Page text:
She appeared on the banks of the Ganga. At that moment she was very beautiful. The servants of Shambhu and Nishambhu named Chanda and Munda saw her, and went to their Lords and Masters and described her beauty. The demons both wanted her brought to them and ordered Chanda and Munda to get her. Kali declared that she had taken a vow that only if anyone could get the better of her in battle she would be his. Sugreev, another of the henchmen of Shambhu and Nishambhu, told her about the fate of all the demi Gods at the hands of the demons but she refused to break her pledge. The two demons were very angry and sent another demon named Dhoomirlochan to bring her to them by force. The Devi came into her own and tore up the entire army of the demons with the help of her lion.
Another army was sent to surround the Himalayas where she was stationed, the Goddess got mad with rage and from her forehead appeared a jet black form which was the other form of Durga — Kali and she destroyed every demon. On her destroying Chanda and Munda she became known as ‘Chamunda’. As Kali when the Goddess destroyed Shambhu and Nishambhu she became overjoyed and started her dance of death wearing a garland of skulls and having all the weapons in her hands and even though the demi Gods prayed to her to stop. She would not, and then Lord Shiva threw himself on the bodies of the dead demons, whereas Kali Parvati saw that she was nearly dancing on her husband’s body — she took out her tongue in great anguish and surprise and stopped her ‘Tandav’. Her tongue was red in colour and that is the image of Kali accepted by her worshippers especially in the eastern parts of India.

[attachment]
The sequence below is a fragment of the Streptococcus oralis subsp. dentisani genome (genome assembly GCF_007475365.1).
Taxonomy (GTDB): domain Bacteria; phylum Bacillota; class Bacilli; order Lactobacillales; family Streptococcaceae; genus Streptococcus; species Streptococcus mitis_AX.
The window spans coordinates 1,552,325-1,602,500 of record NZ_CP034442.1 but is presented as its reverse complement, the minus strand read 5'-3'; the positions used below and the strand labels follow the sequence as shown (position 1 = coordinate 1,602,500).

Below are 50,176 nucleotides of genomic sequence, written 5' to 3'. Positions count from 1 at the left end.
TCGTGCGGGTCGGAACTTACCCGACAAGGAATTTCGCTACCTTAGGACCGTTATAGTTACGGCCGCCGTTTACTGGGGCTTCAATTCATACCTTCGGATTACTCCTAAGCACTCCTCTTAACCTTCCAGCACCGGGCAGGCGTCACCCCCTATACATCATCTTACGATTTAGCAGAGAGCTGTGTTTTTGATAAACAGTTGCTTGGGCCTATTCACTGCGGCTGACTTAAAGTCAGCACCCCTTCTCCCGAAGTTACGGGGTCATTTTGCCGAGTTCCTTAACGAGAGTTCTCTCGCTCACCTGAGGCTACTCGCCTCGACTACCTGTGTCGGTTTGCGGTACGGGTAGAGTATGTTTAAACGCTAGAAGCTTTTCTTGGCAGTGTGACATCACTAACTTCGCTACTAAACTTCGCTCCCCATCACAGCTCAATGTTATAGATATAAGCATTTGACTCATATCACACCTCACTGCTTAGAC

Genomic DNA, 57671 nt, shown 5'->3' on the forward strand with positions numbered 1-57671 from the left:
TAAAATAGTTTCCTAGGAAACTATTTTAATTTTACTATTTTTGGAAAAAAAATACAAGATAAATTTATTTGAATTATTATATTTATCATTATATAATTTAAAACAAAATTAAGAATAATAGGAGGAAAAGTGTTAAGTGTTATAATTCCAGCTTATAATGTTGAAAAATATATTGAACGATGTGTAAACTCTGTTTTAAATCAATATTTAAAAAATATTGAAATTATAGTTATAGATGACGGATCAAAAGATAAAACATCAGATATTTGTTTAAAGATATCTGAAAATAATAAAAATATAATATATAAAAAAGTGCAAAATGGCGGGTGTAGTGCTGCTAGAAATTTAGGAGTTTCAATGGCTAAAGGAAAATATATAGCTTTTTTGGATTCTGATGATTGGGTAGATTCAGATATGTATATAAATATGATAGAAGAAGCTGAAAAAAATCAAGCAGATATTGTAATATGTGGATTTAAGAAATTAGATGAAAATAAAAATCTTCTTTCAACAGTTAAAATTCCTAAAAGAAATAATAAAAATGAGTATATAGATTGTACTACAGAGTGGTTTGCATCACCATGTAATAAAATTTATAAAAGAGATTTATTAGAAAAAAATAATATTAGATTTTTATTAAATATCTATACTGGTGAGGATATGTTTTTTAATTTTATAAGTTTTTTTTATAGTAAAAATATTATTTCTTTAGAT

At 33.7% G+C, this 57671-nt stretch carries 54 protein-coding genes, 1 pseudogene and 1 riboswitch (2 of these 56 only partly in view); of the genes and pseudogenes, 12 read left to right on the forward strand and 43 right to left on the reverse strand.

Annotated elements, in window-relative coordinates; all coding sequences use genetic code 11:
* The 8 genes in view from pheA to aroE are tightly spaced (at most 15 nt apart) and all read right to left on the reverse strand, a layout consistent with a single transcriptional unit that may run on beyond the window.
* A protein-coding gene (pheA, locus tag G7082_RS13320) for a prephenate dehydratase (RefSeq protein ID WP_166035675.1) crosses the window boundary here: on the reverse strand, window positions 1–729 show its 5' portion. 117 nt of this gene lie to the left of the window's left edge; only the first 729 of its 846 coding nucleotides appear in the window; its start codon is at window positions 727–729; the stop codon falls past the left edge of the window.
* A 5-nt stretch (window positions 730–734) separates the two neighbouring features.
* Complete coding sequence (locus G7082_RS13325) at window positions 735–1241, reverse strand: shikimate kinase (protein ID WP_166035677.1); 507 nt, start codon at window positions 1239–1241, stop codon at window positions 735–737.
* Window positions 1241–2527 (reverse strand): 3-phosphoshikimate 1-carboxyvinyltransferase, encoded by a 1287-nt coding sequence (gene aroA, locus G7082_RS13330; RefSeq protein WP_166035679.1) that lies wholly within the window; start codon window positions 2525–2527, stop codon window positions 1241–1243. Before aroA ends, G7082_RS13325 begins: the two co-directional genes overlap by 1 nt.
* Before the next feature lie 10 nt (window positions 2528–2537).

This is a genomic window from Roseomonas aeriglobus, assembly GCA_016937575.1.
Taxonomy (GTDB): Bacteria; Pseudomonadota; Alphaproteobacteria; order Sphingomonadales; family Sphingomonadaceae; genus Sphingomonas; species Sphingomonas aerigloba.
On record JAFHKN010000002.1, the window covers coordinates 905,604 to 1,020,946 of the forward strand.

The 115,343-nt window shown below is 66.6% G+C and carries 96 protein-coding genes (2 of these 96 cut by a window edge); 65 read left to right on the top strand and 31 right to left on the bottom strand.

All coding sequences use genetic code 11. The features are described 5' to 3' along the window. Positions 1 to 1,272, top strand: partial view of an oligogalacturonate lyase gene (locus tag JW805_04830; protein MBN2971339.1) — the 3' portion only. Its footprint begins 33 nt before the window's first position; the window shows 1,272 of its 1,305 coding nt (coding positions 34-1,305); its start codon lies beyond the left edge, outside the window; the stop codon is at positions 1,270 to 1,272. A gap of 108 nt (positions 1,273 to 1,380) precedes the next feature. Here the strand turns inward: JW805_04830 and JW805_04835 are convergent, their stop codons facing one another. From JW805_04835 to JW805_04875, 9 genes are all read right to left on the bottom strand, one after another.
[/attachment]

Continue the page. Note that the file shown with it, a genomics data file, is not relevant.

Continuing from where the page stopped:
In most parts of the North Mother Goddess is worshipped as ‘Durga’ on her vehicle the lion. She has four, eight or ten hands. One hand is always raised in a blessing. Still Shambhu and Nishambhu did not heed the warnings of Lord Shiva and Lord Kartikeya who headed the army of the demi-Gods. There began a great battle. A demon named Raktabeeja began to fight with great force and each drop of blood that fell from his body became another demon.
The Goddess in her Chamunda form swallowed Raktabeeja. Then came Shambhu and Nishambhu but the Goddess declared that she was the ‘Ultimate Form’ and all beings shall go into her at the time of Pralaya — hence she cannot be killed by anyone and soon she killed the two demons. She took nine forms in the whole battle, but promised all the demi-Gods and the earth kings that she will come to them whenever they wanted her and thus she did in the form of Durga. Durga got her names from destroying a demon named Durg. Shiva asked his consort Parvati to do the needful and she accepted and assumed a thousand arms with a number of weapons in them.